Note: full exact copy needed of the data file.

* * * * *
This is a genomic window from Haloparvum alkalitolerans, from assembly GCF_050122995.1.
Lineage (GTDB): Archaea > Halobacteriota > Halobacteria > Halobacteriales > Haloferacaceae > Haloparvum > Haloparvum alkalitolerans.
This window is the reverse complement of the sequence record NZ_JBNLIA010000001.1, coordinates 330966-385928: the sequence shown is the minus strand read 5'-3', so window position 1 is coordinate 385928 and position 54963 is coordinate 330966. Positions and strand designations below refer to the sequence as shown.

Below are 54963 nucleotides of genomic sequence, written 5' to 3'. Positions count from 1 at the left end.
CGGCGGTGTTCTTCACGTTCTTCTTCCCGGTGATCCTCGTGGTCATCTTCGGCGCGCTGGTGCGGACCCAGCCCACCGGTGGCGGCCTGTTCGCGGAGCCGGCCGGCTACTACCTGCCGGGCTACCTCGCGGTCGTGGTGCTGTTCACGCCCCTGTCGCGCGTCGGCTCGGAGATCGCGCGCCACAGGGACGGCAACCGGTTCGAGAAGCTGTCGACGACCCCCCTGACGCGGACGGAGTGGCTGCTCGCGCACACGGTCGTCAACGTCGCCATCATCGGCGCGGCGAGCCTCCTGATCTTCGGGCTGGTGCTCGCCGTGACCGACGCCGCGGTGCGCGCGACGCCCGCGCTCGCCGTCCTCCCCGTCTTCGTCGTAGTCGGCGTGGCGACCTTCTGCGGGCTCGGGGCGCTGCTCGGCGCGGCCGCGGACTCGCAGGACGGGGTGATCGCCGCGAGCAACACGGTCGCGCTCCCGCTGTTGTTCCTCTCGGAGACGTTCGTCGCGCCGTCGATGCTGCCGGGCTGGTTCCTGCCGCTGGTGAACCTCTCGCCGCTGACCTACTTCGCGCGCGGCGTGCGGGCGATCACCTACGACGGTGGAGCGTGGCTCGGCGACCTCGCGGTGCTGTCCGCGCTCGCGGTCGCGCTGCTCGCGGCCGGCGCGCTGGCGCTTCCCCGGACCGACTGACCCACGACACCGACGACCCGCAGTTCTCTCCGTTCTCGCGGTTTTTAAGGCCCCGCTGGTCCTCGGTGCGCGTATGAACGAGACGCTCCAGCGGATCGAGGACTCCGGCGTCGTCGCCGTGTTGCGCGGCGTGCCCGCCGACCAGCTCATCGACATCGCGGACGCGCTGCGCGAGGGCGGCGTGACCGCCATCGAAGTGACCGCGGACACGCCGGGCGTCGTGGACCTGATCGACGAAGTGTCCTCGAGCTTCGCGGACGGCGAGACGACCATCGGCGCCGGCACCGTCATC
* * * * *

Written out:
This is a genomic window from Haloparvum alkalitolerans, from assembly GCF_050122995.1.
Lineage (GTDB): Archaea > Halobacteriota > Halobacteria > Halobacteriales > Haloferacaceae > Haloparvum > Haloparvum alkalitolerans.
This window is the reverse complement of the sequence record NZ_JBNLIA010000001.1, coordinates 330966-385928: the sequence shown is the minus strand read 5'-3', so window position 1 is coordinate 385928 and position 54963 is coordinate 330966. Positions and strand designations below refer to the sequence as shown.

Below are 54963 nucleotides of genomic sequence, written 5' to 3'. Positions count from 1 at the left end.
CGGCGGTGTTCTTCACGTTCTTCTTCCCGGTGATCCTCGTGGTCATCTTCGGCGCGCTGGTGCGGACCCAGCCCACCGGTGGCGGCCTGTTCGCGGAGCCGGCCGGCTACTACCTGCCGGGCTACCTCGCGGTCGTGGTGCTGTTCACGCCCCTGTCGCGCGTCGGCTCGGAGATCGCGCGCCACAGGGACGGCAACCGGTTCGAGAAGCTGTCGACGACCCCCCTGACGCGGACGGAGTGGCTGCTCGCGCACACGGTCGTCAACGTCGCCATCATCGGCGCGGCGAGCCTCCTGATCTTCGGGCTGGTGCTCGCCGTGACCGACGCCGCGGTGCGCGCGACGCCCGCGCTCGCCGTCCTCCCCGTCTTCGTCGTAGTCGGCGTGGCGACCTTCTGCGGGCTCGGGGCGCTGCTCGGCGCGGCCGCGGACTCGCAGGACGGGGTGATCGCCGCGAGCAACACGGTCGCGCTCCCGCTGTTGTTCCTCTCGGAGACGTTCGTCGCGCCGTCGATGCTGCCGGGCTGGTTCCTGCCGCTGGTGAACCTCTCGCCGCTGACCTACTTCGCGCGCGGCGTGCGGGCGATCACCTACGACGGTGGAGCGTGGCTCGGCGACCTCGCGGTGCTGTCCGCGCTCGCGGTCGCGCTGCTCGCGGCCGGCGCGCTGGCGCTTCCCCGGACCGACTGACCCACGACACCGACGACCCGCAGTTCTCTCCGTTCTCGCGGTTTTTAAGGCCCCGCTGGTCCTCGGTGCGCGTATGAACGAGACGCTCCAGCGGATCGAGGACTCCGGCGTCGTCGCCGTGTTGCGCGGCGTGCCCGCCGACCAGCTCATCGACATCGCGGACGCGCTGCGCGAGGGCGGCGTGACCGCCATCGAAGTGACCGCGGACACGCCGGGCGTCGTGGACCTGATCGACGAAGTGTCCTCGAGCTTCGCGGACGGCGAGACGACCATCGGCGCCGGCACCGTCATC